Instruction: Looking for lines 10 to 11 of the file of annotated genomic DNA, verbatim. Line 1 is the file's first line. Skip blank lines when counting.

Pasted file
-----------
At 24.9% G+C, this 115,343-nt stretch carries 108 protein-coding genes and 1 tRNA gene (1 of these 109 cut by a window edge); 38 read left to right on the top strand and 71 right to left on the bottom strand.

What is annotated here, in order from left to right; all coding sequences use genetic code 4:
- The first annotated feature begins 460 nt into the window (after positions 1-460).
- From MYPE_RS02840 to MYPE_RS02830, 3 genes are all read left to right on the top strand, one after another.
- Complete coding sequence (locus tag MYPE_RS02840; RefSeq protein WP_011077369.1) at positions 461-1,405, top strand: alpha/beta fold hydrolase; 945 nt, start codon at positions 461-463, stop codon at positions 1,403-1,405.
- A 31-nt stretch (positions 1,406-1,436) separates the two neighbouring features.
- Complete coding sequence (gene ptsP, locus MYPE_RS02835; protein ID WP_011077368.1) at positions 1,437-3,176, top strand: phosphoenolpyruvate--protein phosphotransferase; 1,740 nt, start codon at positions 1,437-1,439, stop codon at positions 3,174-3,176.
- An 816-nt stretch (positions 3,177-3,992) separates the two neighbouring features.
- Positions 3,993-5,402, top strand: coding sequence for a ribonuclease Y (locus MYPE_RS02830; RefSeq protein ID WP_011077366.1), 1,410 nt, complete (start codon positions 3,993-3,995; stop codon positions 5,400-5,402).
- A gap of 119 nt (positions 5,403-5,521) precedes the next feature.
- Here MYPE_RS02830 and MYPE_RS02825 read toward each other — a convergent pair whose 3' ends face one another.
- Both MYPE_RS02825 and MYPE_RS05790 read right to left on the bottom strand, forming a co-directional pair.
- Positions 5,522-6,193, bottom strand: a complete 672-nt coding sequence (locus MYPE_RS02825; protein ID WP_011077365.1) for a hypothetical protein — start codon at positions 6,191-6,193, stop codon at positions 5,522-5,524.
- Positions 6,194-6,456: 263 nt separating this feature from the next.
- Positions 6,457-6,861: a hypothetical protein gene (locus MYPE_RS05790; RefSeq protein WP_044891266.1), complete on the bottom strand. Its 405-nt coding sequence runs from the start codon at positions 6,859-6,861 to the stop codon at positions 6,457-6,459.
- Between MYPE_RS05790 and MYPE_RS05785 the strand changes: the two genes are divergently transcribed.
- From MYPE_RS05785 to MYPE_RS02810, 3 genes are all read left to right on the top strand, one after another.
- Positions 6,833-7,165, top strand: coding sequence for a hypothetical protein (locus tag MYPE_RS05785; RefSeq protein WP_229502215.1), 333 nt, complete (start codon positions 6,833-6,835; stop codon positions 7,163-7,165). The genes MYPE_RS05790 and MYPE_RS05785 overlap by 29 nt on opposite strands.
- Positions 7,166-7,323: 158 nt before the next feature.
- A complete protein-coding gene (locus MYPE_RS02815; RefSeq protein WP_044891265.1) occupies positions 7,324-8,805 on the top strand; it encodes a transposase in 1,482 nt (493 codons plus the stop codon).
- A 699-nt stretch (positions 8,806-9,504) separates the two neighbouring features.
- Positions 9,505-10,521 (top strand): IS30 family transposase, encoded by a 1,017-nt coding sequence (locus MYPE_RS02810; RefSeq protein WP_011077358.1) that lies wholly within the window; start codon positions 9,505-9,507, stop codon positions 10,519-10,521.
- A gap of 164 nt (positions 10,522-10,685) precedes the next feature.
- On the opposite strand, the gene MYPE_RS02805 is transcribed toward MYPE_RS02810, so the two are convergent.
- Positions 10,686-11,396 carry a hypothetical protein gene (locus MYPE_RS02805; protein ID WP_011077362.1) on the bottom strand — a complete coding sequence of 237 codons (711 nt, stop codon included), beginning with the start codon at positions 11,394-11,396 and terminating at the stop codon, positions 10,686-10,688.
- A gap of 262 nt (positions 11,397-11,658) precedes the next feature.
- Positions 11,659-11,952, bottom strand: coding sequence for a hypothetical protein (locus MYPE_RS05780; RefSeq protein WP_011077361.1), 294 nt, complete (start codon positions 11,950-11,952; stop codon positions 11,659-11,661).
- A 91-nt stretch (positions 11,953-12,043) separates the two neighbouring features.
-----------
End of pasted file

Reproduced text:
- A gap of 119 nt (positions 5,403-5,521) precedes the next feature.
- Here MYPE_RS02830 and MYPE_RS02825 read toward each other — a convergent pair whose 3' ends face one another.